The Prussian Cabinet and Bismarck after Königgrätz (1866)
This satirical cartoon by Wilhelm Scholz (1824-1893) appeared in Kladderadatsch in December 1866. It shows Bismarck (left) pulling a triumphal chariot that represents Prussia’s stunning victory over Austria at the Battle of Königgrätz in July of that same year. Clinging to the rope, slowing his progress, are his ministerial colleagues, mostly members of the Conservative Party. Among them, the banker and liberal politician August von der Heydt (1801-1874) is clearly visible. Von der Heydt had first been appointed Prussian Minister of Finance back in March 1862; he resigned only a half-year later, shortly after Bismarck’s appointment as Prussian Minister President. Despite his ongoing discomfort with Bismarck’s authoritarian tendencies, von der Heydt reprised his role as finance minister in 1866, shortly before the Battle of Königgrätz, but continued differences with Bismarck led him to resign for good in 1869. The cartoon satirizes Bismarck’s struggles with various members of his cabinet, notably other conservatives. The cartoon portrays the cabinet members as fellow travelers who accompany Bismarck – but also hinder him – on his arduous path out of war. The caption, which is attributed to Count Eulenburg, then Prussian Minister of the Interior and a longtime Conservative Party member, reads: “And in this sense, we, too, are in agreement with Count Bismarck and we have pulled the same rope as him.” Although Eulenburg and the others claim to be pulling in the same direction as Bismarck, they are obviously burdening rather than helping him. Source: “Parlamentarisches mit Illustrationen,” Kladderadatsch, vol. 19, no. 57 (December 16, 1866), p. 228.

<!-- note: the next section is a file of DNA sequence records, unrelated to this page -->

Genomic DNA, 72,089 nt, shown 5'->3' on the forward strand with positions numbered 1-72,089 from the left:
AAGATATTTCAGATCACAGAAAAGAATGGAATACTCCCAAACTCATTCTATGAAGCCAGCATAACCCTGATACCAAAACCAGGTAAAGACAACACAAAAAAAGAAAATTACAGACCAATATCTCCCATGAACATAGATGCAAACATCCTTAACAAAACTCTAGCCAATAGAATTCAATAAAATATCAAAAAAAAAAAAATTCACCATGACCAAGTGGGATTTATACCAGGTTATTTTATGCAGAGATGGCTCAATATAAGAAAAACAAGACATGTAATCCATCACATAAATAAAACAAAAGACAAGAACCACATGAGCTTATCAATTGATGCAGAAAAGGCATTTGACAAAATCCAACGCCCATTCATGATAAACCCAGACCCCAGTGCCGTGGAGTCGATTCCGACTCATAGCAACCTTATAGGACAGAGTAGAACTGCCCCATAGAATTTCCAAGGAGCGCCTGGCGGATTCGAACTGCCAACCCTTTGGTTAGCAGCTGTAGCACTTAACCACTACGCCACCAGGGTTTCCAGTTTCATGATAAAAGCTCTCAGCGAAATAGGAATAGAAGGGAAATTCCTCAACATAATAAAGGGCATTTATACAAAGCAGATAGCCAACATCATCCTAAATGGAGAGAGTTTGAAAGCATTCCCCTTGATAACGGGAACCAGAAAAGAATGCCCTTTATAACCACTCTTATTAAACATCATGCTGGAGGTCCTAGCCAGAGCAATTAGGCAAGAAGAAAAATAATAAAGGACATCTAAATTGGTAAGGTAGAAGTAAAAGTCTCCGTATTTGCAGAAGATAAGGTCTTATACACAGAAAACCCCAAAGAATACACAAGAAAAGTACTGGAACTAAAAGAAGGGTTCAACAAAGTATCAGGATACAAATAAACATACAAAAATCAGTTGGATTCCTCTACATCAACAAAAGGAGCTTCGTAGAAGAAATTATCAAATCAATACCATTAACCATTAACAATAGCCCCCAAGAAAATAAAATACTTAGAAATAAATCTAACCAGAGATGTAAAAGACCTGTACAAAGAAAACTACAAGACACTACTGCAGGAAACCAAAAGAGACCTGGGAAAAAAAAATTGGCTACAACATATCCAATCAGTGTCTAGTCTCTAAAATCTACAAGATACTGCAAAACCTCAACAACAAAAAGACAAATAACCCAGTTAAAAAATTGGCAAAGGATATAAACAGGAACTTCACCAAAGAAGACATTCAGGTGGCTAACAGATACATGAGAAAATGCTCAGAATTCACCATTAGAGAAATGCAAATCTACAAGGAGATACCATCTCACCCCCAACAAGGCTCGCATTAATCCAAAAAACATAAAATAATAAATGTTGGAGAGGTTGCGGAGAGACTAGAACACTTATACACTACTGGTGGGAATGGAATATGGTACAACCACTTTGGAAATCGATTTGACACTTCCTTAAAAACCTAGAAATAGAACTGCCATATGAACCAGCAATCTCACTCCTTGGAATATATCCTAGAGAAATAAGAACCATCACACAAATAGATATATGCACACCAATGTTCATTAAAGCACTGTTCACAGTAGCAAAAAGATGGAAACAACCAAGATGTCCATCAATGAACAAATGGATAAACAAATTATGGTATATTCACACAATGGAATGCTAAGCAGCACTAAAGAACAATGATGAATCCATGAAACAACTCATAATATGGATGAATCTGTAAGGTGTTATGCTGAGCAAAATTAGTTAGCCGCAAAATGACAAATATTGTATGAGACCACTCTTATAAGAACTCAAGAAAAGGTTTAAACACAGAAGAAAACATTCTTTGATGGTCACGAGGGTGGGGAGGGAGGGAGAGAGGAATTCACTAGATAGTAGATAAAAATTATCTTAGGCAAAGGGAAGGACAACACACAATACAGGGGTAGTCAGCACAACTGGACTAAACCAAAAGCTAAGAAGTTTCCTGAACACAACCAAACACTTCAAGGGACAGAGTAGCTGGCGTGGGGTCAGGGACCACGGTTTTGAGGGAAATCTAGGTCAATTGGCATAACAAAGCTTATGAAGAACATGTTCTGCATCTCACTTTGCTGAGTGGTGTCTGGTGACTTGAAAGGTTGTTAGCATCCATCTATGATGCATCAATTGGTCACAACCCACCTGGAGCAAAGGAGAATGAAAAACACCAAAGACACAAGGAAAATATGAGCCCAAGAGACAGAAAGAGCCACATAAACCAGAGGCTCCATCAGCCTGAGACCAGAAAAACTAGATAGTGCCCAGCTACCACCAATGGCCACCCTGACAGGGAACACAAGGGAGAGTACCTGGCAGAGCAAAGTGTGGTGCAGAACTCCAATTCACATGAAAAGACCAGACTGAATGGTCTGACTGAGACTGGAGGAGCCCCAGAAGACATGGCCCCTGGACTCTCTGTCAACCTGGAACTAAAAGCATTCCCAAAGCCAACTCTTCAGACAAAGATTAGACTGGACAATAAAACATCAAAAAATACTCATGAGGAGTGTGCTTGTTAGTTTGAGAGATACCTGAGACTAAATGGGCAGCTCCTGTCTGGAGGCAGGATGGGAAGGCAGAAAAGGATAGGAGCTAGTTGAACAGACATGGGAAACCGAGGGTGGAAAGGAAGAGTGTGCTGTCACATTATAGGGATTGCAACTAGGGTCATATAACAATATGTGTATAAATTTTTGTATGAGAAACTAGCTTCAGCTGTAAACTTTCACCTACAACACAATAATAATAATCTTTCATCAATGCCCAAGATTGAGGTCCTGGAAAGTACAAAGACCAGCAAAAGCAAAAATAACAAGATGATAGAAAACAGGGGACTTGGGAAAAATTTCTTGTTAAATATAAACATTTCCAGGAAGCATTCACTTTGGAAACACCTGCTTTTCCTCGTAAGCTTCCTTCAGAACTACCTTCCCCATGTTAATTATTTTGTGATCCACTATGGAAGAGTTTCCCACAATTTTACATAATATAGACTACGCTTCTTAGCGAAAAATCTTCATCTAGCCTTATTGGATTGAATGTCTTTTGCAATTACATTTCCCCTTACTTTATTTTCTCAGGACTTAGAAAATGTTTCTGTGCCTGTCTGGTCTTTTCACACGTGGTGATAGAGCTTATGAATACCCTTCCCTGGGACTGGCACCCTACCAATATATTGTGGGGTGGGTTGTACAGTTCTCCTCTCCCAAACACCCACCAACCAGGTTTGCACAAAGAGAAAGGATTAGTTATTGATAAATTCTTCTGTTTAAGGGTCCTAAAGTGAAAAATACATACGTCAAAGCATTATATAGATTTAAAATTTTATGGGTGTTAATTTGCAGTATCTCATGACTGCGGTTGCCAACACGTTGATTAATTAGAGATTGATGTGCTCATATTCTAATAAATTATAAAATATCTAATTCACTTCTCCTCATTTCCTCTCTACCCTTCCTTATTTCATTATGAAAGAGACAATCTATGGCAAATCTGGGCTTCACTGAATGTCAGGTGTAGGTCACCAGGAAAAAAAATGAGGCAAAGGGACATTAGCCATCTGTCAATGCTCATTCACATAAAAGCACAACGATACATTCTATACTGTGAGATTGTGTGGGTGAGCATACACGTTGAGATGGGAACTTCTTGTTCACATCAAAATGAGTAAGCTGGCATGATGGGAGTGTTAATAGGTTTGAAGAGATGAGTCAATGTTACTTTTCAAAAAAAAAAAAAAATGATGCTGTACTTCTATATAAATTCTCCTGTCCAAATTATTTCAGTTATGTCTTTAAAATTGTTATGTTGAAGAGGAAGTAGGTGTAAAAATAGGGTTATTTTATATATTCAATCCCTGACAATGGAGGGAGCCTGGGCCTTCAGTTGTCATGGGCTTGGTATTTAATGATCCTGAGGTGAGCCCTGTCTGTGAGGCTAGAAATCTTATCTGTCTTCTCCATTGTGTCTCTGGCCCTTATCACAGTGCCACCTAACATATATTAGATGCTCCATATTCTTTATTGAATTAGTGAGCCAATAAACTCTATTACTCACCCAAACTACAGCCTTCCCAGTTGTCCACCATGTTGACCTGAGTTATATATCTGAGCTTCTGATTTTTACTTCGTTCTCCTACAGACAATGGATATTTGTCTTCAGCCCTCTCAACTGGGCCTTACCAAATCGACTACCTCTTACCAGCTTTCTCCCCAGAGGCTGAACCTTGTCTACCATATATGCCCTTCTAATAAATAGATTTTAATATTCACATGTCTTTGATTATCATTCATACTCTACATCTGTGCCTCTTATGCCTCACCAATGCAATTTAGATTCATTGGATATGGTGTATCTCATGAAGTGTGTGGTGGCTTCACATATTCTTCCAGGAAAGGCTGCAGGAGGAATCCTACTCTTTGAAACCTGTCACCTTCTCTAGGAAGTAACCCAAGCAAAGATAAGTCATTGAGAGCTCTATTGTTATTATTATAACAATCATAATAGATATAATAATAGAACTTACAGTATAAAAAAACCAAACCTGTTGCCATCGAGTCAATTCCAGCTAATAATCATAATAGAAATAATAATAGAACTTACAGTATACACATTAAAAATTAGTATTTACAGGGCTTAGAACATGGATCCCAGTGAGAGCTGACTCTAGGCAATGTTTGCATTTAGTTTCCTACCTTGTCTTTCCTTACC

© Bildarchiv Preußischer Kulturbesitz
Photo: Dieter Katz, 2002.